Session Time: 12:00pm-1:30pm
Location: Exhibit Hall located in Hall B, Level 2
Objective: The aim of present study was to (1) generate more powerful tests to detect robust behavioral alterations in the DYT1 knock-in mouse model of dystonia and to (2) examine the effects of the D2 receptor agonist quinpirole and of pharmacological inhibition of specific striatal interneurons.
Background: The pathophysiology of dystonia, characterized by sustained or intermittent muscle contractions causing twisting movements/postures, is poorly understood. Ex vivo studies in mouse models of DYT1 dystonia have shown an abnormal D2 receptor mediated release of acetylcholine from striatal interneurons. However, these mice were reported to not exhibit a dystonic phenotype in standard behavioral tests which limits their use for preclinical drug testing.
Methods: The DYT1 knock-in mouse model and corresponding wildtypes were tested on a sequence of challenging cognitive, motor and sensorimotor tests. Subsequently the acute effects of quinpirole (0.25 -1 mg/kg i.p.) and of pharmacological inhibition of specific striatal interneurons on motor behavior were determined.
Results: The adhesive removal test that explores sensorimotor connectivity revealed significant impairments in the DYT1 knock-in mice compared to controls. In order to further test sensorimotor function we developed the “adaptive rotating beam test (ARB)” which includes changing sensory input. DYT1 knock-in mice showed robust deficits in this test. The higher sensitivity of the ARB test was further validated in another model of movement disorders which has previously not shown a behavioral phenotype. DYT1 knock-in and wildtype mice showed a dose-dependently reduced performance on the ARB test after quinpirole injection. In the adhesive removal test, quinpirole improved the reaction time in DYT1 mice independently of dosage, while no effects were observed in the wildtype littermates. However, vehicle follow-up (post-drug control) trials suggested a habituation effect. Studies on pharmacological inhibition of specific striatal interneurons are ongoing.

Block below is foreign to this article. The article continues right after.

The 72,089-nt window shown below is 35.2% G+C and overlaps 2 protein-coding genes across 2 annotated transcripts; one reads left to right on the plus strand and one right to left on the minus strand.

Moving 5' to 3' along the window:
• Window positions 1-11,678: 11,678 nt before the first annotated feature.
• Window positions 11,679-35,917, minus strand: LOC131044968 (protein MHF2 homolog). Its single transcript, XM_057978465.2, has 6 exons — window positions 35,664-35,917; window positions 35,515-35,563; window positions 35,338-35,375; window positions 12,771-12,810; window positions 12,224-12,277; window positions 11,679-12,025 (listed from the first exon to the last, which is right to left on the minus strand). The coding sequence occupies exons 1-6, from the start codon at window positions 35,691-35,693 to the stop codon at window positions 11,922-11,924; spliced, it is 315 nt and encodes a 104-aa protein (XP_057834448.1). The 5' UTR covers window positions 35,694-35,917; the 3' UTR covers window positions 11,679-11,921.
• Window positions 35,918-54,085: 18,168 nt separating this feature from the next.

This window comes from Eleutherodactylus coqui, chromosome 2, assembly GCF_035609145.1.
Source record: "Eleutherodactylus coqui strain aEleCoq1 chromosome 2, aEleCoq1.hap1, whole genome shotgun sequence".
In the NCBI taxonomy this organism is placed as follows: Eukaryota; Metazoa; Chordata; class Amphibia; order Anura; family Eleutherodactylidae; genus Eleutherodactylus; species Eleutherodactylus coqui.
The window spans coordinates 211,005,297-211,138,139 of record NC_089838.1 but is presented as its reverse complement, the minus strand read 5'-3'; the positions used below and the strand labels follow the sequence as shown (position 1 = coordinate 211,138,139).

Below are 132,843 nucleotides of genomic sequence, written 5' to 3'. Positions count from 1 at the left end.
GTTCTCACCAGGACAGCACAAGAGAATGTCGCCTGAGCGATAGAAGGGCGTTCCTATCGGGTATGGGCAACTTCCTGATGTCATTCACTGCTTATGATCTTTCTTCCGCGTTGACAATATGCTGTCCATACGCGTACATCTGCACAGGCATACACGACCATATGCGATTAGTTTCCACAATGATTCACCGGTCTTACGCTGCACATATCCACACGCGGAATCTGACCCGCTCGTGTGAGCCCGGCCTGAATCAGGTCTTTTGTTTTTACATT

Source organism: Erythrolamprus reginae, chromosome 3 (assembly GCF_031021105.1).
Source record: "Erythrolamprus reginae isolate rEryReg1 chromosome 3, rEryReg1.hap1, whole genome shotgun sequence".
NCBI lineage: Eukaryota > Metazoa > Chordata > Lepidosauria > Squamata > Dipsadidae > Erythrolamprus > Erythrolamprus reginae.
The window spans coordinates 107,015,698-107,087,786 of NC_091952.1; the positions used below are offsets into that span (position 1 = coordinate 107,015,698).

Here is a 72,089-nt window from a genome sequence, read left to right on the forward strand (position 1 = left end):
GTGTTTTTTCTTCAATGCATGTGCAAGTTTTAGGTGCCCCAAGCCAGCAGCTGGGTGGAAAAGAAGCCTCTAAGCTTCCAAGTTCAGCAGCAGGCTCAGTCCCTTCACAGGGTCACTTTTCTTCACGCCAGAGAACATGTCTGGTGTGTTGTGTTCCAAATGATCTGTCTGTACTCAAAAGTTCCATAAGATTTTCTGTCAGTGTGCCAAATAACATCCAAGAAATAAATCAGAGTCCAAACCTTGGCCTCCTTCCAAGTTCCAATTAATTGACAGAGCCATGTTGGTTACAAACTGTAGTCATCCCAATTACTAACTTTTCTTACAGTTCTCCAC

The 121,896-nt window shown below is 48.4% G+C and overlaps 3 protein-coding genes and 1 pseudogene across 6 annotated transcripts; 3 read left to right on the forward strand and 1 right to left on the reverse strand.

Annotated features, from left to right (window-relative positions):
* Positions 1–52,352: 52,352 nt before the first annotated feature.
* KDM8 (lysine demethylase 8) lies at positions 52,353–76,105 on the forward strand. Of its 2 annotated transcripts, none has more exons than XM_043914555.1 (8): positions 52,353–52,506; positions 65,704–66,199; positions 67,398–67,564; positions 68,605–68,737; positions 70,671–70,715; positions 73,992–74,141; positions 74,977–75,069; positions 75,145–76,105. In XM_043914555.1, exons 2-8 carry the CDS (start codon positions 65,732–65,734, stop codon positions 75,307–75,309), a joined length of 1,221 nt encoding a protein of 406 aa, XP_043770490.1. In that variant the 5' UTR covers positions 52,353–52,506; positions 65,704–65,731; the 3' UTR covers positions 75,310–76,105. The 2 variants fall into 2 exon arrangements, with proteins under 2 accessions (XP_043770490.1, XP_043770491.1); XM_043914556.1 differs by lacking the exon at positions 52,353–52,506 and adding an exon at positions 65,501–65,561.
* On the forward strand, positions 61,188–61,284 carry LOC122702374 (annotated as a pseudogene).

Conclusions: The novel adaptive rotating beam test for the first time detected a robust phenotype in the DYT1 knock-in mice. Sensorimotor impairments in this model were further supported by deficits in the adhesive removal test. Acute systemic injections of quinpirole did not modulate this phenotype. Future studies will examine the pathophysiological substrate of sensorimotor deficits in dystonia.
To cite this abstract in AMA style:F. Richter, J. Gerstenberger, A. Bauer, C. Helmschrodt, A. Richter. Robust sensorimotor deficits in a knock-in mouse model of primary torsion dystonia [abstract]. Mov Disord. 2016; 31 (suppl 2). https://www.mdsabstracts.org/abstract/robust-sensorimotor-deficits-in-a-knock-in-mouse-model-of-primary-torsion-dystonia/. Accessed September 23, 2023.
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MDS Abstracts - https://www.mdsabstracts.org/abstract/robust-sensorimotor-deficits-in-a-knock-in-mouse-model-of-primary-torsion-dystonia/